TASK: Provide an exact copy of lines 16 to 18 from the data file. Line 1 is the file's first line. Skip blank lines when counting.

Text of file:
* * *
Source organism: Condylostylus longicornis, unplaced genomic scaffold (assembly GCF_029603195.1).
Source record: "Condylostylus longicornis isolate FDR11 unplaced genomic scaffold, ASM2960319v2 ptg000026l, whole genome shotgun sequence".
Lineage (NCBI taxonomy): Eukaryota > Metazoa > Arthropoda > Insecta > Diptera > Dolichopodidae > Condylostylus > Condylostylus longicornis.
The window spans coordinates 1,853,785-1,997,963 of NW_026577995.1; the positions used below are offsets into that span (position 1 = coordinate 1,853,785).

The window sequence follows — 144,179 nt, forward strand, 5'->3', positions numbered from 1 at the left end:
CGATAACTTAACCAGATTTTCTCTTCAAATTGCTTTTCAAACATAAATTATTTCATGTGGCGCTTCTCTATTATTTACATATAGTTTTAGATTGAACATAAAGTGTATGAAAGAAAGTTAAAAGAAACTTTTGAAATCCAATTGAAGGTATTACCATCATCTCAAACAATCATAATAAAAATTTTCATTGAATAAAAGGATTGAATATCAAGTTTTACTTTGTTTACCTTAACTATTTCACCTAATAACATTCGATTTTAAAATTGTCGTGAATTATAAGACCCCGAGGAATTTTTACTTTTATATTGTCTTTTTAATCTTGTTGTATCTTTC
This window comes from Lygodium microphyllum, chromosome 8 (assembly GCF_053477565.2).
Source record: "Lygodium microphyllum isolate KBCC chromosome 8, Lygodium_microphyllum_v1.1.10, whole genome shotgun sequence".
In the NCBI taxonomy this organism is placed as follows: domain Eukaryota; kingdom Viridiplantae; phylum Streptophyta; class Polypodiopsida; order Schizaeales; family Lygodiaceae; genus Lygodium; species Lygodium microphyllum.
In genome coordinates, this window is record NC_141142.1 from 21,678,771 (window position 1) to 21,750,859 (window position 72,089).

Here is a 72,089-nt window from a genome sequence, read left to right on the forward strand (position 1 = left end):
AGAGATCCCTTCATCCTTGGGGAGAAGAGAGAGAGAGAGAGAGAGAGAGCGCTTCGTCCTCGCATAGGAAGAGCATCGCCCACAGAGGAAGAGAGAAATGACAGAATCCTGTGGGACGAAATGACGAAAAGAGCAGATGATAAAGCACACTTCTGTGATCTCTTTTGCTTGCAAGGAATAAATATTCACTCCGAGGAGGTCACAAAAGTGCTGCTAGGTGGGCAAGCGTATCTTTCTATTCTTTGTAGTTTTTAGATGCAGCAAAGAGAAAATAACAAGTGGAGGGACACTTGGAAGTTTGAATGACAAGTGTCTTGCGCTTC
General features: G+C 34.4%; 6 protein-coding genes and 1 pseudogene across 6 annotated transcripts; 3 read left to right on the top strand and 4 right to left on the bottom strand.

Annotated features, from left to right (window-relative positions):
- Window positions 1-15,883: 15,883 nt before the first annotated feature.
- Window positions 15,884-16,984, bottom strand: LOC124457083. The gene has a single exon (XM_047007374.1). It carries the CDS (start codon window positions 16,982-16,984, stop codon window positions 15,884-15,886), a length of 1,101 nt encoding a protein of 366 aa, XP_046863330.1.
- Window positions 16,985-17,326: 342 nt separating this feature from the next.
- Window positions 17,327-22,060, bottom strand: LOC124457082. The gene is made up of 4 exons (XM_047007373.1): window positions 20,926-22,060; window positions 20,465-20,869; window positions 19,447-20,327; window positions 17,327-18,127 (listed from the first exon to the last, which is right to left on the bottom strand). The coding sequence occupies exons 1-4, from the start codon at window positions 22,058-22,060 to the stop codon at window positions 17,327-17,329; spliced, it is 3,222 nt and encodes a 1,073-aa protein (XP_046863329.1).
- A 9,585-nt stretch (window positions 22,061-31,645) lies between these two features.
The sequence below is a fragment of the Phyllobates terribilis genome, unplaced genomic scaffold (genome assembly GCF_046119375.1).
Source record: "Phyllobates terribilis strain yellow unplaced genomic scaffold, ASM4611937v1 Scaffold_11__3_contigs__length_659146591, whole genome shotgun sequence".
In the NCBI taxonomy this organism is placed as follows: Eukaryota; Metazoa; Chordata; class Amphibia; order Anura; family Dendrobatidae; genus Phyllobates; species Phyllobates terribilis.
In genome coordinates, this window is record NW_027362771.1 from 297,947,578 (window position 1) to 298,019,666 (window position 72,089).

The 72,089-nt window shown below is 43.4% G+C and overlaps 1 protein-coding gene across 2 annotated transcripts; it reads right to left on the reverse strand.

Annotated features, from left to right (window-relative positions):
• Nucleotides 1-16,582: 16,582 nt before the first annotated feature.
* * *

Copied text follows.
- Window positions 15,884-16,984, bottom strand: LOC124457083. The gene has a single exon (XM_047007374.1). It carries the CDS (start codon window positions 16,982-16,984, stop codon window positions 15,884-15,886), a length of 1,101 nt encoding a protein of 366 aa, XP_046863330.1.
- Window positions 16,985-17,326: 342 nt separating this feature from the next.
- Window positions 17,327-22,060, bottom strand: LOC124457082. The gene is made up of 4 exons (XM_047007373.1): window positions 20,926-22,060; window positions 20,465-20,869; window positions 19,447-20,327; window positions 17,327-18,127 (listed from the first exon to the last, which is right to left on the bottom strand). The coding sequence occupies exons 1-4, from the start codon at window positions 22,058-22,060 to the stop codon at window positions 17,327-17,329; spliced, it is 3,222 nt and encodes a 1,073-aa protein (XP_046863329.1).